The United Nations reported an increasingly dire situation in Gaza for Palestinian civilians. It said electricity had been cut off to 75 percent of the Strip's 1.5 million people, but the cutoff was now total. And 500,000 people had been cut off from a water supply.
While Israel weighs whether to expand its ground operations in Gaza, it also watches its northern border.
Israeli newspaper Haaretz reported that during the regular meeting of the Israeli Cabinet Sunday, Maj. Gen. Amos Yadlin, the head of military intelligence, said that Hezbollah, another anti-Israel Islamic group, might carry out a limited attack in the north.
Israel's defense forces have been on high alert across the country since the ground operation began Saturday and thousands of reservists are being called up in the event of any complications from the Gaza assault.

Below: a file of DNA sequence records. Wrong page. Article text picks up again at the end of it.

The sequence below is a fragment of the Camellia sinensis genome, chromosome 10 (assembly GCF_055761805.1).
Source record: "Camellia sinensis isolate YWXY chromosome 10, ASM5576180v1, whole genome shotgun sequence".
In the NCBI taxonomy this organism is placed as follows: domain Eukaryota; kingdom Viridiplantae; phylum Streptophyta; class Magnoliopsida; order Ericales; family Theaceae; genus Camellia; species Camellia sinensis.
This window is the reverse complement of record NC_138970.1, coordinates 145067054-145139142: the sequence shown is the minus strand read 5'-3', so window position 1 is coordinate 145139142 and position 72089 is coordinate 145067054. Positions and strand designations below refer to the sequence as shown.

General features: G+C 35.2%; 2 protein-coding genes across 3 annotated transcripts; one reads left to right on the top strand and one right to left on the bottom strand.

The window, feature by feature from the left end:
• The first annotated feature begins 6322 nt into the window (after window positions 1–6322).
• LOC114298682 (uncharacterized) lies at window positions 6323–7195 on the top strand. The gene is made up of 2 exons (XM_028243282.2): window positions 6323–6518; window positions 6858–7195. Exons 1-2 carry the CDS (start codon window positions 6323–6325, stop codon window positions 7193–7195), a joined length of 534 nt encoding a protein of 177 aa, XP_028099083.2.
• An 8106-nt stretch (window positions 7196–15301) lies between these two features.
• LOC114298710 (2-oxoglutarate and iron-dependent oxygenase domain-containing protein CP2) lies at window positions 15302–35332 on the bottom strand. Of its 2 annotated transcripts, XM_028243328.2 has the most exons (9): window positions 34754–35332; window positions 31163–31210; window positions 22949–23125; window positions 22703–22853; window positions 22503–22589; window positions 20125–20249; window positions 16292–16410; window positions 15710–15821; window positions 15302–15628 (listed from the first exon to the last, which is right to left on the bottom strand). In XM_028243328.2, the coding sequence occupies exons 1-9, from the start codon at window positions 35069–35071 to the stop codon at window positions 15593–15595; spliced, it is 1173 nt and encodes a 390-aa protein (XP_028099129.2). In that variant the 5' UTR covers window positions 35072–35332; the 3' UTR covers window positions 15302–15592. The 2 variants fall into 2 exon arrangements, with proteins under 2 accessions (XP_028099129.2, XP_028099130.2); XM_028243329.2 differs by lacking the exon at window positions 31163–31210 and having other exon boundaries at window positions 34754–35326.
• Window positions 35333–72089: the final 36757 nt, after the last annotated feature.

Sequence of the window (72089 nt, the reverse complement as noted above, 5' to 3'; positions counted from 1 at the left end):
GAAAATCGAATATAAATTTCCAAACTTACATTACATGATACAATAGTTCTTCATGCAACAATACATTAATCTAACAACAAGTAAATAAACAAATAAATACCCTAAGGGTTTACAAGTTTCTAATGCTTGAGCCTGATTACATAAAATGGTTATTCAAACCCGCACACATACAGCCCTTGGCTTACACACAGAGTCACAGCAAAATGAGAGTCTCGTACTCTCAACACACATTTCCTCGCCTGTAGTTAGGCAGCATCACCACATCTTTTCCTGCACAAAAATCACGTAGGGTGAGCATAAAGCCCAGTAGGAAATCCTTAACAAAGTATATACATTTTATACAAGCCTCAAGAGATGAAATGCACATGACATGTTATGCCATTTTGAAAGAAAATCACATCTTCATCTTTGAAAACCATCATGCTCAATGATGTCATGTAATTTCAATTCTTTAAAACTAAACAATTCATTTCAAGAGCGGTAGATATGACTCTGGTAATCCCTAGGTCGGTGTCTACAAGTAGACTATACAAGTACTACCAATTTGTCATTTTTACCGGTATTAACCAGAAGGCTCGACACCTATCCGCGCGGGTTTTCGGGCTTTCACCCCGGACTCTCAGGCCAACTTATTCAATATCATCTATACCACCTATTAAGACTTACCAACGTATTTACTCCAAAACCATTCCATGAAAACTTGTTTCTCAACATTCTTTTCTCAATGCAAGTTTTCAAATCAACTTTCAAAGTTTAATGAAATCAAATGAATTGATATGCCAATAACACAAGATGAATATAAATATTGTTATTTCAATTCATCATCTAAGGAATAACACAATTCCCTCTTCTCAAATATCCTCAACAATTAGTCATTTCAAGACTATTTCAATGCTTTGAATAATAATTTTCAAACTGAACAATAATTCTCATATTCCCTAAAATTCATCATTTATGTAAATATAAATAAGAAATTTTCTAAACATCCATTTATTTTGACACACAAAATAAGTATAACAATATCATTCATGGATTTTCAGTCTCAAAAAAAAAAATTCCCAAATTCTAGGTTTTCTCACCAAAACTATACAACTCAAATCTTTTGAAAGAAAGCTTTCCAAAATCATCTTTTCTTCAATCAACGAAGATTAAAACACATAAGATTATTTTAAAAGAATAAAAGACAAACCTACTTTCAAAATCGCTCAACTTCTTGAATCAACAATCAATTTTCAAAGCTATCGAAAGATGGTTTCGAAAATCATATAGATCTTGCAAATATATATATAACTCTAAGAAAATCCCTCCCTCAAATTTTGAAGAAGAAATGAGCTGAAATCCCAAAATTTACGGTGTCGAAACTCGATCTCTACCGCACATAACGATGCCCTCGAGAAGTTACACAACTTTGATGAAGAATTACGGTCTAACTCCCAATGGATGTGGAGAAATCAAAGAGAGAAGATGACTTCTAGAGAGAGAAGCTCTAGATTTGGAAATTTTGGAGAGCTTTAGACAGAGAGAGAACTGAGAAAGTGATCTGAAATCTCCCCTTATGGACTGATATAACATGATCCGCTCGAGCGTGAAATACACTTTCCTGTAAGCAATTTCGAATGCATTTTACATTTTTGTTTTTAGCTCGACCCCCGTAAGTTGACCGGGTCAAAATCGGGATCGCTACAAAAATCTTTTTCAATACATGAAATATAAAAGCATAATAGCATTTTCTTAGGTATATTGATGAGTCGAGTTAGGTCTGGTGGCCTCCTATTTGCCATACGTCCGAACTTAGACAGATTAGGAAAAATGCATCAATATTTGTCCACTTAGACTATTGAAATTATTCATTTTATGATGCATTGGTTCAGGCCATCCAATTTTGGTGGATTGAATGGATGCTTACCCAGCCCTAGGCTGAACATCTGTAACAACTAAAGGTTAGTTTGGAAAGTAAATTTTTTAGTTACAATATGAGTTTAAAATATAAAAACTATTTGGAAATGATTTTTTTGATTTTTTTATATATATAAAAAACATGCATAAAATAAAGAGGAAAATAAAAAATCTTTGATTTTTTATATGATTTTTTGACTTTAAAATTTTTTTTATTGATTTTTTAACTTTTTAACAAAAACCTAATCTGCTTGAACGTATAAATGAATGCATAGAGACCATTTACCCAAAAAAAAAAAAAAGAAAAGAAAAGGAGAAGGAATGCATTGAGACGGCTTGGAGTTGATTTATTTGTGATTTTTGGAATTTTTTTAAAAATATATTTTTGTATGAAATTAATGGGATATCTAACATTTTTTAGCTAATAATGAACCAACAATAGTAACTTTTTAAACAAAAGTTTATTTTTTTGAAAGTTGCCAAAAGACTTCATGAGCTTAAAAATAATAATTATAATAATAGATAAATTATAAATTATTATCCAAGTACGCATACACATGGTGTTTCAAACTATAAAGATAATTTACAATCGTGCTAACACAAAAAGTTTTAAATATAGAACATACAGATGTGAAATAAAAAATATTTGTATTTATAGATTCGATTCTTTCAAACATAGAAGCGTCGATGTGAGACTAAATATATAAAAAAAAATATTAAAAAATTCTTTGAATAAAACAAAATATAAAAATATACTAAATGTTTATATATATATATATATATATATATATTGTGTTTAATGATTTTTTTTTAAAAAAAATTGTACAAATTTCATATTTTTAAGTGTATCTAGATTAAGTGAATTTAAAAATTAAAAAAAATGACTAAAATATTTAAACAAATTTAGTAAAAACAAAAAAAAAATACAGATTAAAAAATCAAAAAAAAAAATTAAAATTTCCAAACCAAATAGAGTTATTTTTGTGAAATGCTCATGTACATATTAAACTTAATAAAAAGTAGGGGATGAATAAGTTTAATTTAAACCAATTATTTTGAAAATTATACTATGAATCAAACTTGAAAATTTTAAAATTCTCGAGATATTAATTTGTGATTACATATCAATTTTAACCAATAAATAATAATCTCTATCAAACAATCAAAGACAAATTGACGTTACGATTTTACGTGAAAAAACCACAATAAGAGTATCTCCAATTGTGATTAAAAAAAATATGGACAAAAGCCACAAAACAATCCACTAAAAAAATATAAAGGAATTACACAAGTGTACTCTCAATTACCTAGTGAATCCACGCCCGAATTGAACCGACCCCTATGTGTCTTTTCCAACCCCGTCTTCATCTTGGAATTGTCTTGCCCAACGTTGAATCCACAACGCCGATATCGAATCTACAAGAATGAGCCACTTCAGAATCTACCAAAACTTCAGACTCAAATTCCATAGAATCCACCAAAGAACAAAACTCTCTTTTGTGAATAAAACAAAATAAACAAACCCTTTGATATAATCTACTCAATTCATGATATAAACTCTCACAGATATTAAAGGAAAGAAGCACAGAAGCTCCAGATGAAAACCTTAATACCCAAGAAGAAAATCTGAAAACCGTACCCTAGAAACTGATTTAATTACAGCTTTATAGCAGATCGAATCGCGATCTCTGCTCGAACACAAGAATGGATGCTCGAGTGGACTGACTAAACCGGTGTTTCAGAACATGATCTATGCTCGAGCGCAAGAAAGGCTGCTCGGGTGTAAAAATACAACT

According to Haaretz, Yadlin told the Cabinet, "Hezbollah might carry out a low-profile attack by means of a Palestinian organization that would be limited and not set the border alight."
On the diplomatic front there are signs of movement. Egypt, whose government has refused to meet with Hamas leaders for the last month, is receiving a Hamas delegation today from Damascus, Syria, in Cairo. The trip appears to be timed to today's meeting between French President Nicholas Sarkozy and Egyptian President Hosni Mubarak in Egypt's Sharm al Sheikh.
Sami Zyara contributed to the reporting of this story from Gaza; Nasser Atta, Mimi Daher, Michal Mentch, Bruno Nota, Dana Savir contributed from Jerusalem; Lama Hasan and Angus Hines contributed from Rafah, Egypt.